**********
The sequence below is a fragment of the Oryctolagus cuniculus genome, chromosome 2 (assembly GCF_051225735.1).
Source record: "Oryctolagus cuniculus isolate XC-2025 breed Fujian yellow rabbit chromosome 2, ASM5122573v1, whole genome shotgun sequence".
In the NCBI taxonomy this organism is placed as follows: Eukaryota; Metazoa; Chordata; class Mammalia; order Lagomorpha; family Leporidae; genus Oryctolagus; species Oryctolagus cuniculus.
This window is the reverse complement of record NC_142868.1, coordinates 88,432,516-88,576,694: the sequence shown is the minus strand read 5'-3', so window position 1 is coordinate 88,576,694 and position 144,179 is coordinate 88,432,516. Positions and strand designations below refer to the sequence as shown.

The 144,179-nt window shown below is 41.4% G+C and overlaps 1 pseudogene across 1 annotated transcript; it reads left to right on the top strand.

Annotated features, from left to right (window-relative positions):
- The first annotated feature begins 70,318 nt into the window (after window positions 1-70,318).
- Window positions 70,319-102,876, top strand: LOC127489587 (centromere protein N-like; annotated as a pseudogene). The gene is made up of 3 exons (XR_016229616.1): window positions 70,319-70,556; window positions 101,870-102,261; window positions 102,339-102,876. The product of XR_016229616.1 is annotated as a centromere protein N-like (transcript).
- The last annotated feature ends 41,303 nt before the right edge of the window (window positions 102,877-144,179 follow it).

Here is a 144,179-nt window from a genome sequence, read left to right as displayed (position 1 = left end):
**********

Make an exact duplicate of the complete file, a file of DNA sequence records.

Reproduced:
The sequence below is a fragment of the Oryctolagus cuniculus genome, chromosome 2 (assembly GCF_051225735.1).
Source record: "Oryctolagus cuniculus isolate XC-2025 breed Fujian yellow rabbit chromosome 2, ASM5122573v1, whole genome shotgun sequence".
In the NCBI taxonomy this organism is placed as follows: Eukaryota; Metazoa; Chordata; class Mammalia; order Lagomorpha; family Leporidae; genus Oryctolagus; species Oryctolagus cuniculus.
This window is the reverse complement of record NC_142868.1, coordinates 88,432,516-88,576,694: the sequence shown is the minus strand read 5'-3', so window position 1 is coordinate 88,576,694 and position 144,179 is coordinate 88,432,516. Positions and strand designations below refer to the sequence as shown.

The 144,179-nt window shown below is 41.4% G+C and overlaps 1 pseudogene across 1 annotated transcript; it reads left to right on the top strand.

Annotated features, from left to right (window-relative positions):
- The first annotated feature begins 70,318 nt into the window (after window positions 1-70,318).
- Window positions 70,319-102,876, top strand: LOC127489587 (centromere protein N-like; annotated as a pseudogene). The gene is made up of 3 exons (XR_016229616.1): window positions 70,319-70,556; window positions 101,870-102,261; window positions 102,339-102,876. The product of XR_016229616.1 is annotated as a centromere protein N-like (transcript).
- The last annotated feature ends 41,303 nt before the right edge of the window (window positions 102,877-144,179 follow it).

Here is a 144,179-nt window from a genome sequence, read left to right as displayed (position 1 = left end):